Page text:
Public broadcasting CEO explains why Americans are so ignorant of the world
Ever wonder why your fellow Americans seem to know so little about the rest of the world?
Alisa Miller, president and CEO of Public Radio international -- the other big public radio entity in the U.S. besides National Public Radio -- offers a theory in this talk, delivered earlier this year for the TED conference which takes the amount of press coverage given various subjects in 2007 and places them on a world map.
Miller correctly notes the distortion of the media's fascination with celebrities such as Britney Spears and Anna Nicole Smith, along with a fixation on Iraq and the Middle East, with relatively little attention paid to China, Russia and other important countries across the globe.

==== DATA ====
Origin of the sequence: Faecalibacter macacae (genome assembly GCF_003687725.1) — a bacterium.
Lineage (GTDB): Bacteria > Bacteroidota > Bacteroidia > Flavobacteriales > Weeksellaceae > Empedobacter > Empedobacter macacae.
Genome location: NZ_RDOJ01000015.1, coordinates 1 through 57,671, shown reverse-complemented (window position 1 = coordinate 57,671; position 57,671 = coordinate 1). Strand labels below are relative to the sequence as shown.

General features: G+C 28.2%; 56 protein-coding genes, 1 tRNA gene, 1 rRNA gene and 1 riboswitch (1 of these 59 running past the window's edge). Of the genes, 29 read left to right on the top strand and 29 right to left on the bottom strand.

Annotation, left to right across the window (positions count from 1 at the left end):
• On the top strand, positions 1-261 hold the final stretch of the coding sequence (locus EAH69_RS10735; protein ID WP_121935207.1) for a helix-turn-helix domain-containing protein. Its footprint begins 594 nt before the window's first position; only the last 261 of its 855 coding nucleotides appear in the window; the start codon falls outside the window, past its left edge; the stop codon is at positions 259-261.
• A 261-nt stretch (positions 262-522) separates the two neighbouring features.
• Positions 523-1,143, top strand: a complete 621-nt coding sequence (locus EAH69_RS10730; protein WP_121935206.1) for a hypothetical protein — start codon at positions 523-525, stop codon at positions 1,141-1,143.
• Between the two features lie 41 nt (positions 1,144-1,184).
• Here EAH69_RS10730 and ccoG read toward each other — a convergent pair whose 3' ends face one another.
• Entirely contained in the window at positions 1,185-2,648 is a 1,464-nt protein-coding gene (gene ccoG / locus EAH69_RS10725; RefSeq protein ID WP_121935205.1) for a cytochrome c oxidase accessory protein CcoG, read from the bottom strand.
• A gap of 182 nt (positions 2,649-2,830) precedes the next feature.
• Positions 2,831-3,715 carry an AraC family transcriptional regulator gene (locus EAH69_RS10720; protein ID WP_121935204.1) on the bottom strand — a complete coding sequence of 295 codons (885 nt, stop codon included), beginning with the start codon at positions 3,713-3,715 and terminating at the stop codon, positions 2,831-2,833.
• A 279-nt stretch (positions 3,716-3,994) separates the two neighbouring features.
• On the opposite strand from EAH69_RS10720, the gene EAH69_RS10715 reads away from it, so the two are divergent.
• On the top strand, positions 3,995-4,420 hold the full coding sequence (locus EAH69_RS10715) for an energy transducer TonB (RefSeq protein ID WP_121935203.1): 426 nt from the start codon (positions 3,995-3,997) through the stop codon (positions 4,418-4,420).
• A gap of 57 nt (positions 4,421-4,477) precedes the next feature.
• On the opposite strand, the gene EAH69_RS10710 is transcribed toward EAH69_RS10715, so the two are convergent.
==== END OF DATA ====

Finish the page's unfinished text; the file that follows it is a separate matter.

I do think she glosses over a major point, however. In her tally of regular news sources for Americans, she notes that the two most important outlets are local TV news and the local daily newspaper -- which suggests that the audience is most interested in news which directly affects their world.
Yes, covering Britney and Paris is cheaper. But the audience has also indicated it is most interested in news which seems most relevant to them; hyper local news about their immediate world or news which entertains and shocks them. As important as it is to know about Darfur and Tibet and the country of Georgia, I doubt many Americans feel directly affected by the events in those areas. (a recent Pew Center poll also notes that Americans' knowledge of current events hasn't changed much in 20 years)
Much as I like this talk, I think Miller glosses over the impact of news organizations focusing more intensely on the news the audience wants vs the news us professionals think they need.
Check it out for yourself and see what you think: